The seagulls are so used to people they even pose for photos for them.

There was some discussion over breakfast as to if we were going to climb the lighthouse. I was quite content with my feet on the ground, rooting on everyone else from below. But as we approached, I was overcome by what can only be described as insanity and decided to make the climb. It's not so high, right?


Soooo you know the Civil War general George Meade? My dad was telling us all about how he was the creator of the lighthouse and so on. Not even thinking that the Army Engineers out of West Point would have done such things (what? they did things other than fight?) I was quite surprised by this. We came upon the bronze bust right outside the lighthouse entrance--


--except Girl Genius here did not read that as Lt. General George Gordon Meade, but as Gordonmeade. See the difference? So later, when my sisters were talking about it with my dad I'm sitting there thinking "Wait....I didn't see the plaque for Meade regarding the lighthouse..." I won't tell you how long it took me (or maybe somebody had to tell me, I honestly don't remember) to realize how dumb I was (hey, I was on vacation. I didn't feel like doing thinking).

So everyone but my parents (who maintained all of their senses and reasonably sat on the benches to wait) headed into the lighthouse to what came to feel like certain death.


That spiral staircase had a climbing area half as wide as the photo shows, as it was split in half with a railing and the other half was roped off. So on a warm day, in an enclosed space, dozens of strangers were squeezing past each other, silently hoping "I hope I don't stink--it's hot in here" and also thinking "Seriously? You can't turn sideways and make this a little easier??" I know the staff must be trying to be helpful and motivational with signs like "Hey! Great job! Only 177 steps to go!" But it was not helpful. And I won't write here what I couldn't say there (because children).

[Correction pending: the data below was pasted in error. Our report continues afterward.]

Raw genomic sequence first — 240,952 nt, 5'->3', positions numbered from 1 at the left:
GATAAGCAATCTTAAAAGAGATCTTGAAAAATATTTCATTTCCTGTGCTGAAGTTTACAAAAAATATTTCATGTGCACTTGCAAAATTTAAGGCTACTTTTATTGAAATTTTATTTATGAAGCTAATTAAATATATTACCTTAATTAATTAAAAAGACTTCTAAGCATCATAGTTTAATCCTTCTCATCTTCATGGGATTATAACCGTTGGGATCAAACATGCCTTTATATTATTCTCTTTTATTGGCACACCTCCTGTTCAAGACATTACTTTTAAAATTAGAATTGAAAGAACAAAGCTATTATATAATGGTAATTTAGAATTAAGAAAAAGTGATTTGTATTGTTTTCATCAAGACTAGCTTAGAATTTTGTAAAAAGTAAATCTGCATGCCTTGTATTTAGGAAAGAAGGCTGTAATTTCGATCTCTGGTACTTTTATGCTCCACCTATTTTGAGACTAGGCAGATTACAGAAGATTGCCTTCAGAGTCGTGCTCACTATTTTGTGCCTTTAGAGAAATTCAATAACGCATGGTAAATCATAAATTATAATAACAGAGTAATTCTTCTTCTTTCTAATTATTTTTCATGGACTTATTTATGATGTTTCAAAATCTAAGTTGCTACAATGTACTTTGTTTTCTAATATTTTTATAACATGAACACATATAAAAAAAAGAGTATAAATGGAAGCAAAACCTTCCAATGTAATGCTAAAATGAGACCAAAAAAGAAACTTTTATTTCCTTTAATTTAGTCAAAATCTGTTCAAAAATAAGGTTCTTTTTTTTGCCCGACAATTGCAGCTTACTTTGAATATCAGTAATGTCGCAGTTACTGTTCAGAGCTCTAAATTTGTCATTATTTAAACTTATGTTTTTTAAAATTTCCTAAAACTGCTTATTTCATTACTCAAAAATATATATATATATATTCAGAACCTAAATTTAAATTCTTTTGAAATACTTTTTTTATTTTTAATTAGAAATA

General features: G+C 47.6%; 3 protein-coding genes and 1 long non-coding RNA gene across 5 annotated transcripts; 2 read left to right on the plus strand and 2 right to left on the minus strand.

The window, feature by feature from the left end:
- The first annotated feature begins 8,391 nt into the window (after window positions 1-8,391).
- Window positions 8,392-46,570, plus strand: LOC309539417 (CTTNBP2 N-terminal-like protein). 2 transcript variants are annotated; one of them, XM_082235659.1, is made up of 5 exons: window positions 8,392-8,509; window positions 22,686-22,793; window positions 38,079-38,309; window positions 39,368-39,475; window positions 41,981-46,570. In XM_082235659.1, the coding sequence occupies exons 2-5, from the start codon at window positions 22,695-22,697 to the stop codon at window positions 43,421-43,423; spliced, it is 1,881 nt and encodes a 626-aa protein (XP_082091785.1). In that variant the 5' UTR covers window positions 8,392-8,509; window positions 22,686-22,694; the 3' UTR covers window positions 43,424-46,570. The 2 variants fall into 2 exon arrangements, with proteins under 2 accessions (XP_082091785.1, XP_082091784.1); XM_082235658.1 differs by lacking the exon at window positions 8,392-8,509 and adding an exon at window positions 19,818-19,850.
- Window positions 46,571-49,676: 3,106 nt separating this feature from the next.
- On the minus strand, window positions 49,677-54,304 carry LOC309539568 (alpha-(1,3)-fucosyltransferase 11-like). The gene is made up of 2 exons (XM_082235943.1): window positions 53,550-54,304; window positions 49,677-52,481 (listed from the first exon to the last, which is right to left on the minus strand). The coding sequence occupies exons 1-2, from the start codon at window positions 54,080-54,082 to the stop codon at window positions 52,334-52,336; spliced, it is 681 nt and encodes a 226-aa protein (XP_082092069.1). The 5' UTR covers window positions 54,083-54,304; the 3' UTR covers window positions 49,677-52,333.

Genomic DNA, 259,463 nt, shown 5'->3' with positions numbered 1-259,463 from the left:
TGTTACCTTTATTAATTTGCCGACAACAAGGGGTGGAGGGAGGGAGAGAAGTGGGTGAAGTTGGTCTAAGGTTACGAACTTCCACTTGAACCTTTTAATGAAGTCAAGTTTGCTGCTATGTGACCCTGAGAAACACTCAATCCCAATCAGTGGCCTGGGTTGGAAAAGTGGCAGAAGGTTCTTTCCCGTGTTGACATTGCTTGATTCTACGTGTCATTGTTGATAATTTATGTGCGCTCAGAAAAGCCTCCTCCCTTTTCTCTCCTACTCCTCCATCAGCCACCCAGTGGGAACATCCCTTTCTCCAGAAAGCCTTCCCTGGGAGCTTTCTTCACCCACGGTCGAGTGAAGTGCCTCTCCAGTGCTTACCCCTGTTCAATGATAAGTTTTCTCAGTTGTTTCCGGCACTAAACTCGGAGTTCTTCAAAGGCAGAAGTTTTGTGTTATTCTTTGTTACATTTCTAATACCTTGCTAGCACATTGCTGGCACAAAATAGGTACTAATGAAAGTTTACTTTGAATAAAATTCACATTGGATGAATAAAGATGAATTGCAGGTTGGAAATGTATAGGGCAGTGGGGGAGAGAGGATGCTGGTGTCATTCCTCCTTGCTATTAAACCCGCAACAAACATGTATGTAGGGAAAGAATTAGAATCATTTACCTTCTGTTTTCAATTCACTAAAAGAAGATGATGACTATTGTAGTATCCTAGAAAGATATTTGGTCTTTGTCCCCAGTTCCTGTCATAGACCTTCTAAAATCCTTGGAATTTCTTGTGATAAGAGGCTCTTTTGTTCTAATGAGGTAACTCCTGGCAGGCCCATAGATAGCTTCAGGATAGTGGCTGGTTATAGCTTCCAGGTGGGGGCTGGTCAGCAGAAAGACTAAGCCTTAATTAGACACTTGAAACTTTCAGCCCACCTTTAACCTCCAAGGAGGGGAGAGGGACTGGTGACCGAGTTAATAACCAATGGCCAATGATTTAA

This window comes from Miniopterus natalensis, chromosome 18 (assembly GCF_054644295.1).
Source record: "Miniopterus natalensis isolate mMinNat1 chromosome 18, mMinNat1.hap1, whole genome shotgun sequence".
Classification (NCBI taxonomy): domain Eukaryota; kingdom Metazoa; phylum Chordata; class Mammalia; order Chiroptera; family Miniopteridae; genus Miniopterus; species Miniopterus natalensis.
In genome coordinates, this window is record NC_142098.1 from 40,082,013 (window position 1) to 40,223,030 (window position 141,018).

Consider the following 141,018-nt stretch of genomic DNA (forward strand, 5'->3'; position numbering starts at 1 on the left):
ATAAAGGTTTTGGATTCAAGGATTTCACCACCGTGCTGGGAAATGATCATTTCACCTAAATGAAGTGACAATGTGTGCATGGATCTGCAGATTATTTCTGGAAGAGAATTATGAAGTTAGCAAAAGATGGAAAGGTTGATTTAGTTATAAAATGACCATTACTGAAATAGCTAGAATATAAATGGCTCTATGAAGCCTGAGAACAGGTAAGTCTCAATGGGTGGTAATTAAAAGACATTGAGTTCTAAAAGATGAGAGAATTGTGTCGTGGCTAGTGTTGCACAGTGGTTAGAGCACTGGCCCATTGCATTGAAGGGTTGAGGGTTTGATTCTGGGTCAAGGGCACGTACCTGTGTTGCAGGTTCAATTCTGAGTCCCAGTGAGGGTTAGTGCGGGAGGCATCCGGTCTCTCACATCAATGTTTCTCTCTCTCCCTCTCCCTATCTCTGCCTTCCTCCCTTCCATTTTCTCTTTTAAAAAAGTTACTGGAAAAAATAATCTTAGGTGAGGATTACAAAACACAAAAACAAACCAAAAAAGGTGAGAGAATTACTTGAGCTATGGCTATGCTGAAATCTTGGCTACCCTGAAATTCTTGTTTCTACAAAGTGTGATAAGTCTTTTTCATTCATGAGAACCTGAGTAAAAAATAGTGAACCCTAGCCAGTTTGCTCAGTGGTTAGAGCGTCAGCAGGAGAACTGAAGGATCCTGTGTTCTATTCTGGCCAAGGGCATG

After what felt like an extremely long time (but really wasn't), we emerged at the top of the lighthouse.


Did you ever read that book The Light Between Oceans? Or Anne's House of Dreams in the Green Gables series? Both have lighthouse keepers as characters. When reading these I thought that sounded so cool--living in a lighthouse???? But no. No. N-O. Granted I'll take the muscles and trimness, but I would like to not climb those steps to achieve it.

The thing about reaching the top is--you've got to come back down. Coming back down is actually more difficult. It's a little bit dizzying, and the space feels tighter. A-train was zooming along, with my sister saying "Both hands on the railings!! Go slow!!" I was at the rear of the line, behind my other sister, who was carefully placing one foot in front of the other. I told her she reminded me of Vern crossing the train bridge in Stand By Me, and she didn't miss a beat when she said "Oh no! I dropped the comb!" Emerging back into the sunshine was quite freeing. I'm not claustrophobic, but I know being a lighthouse keeper no longer sounds fun.

So that wasn't on my bucket list. I actually don't have a bucket list (I think they're too cliche). But I'm going to start one, and put that on it, so I can cross it right off. And then I'm going to add 'Don't be a cliche' so I can throw away the bucket list.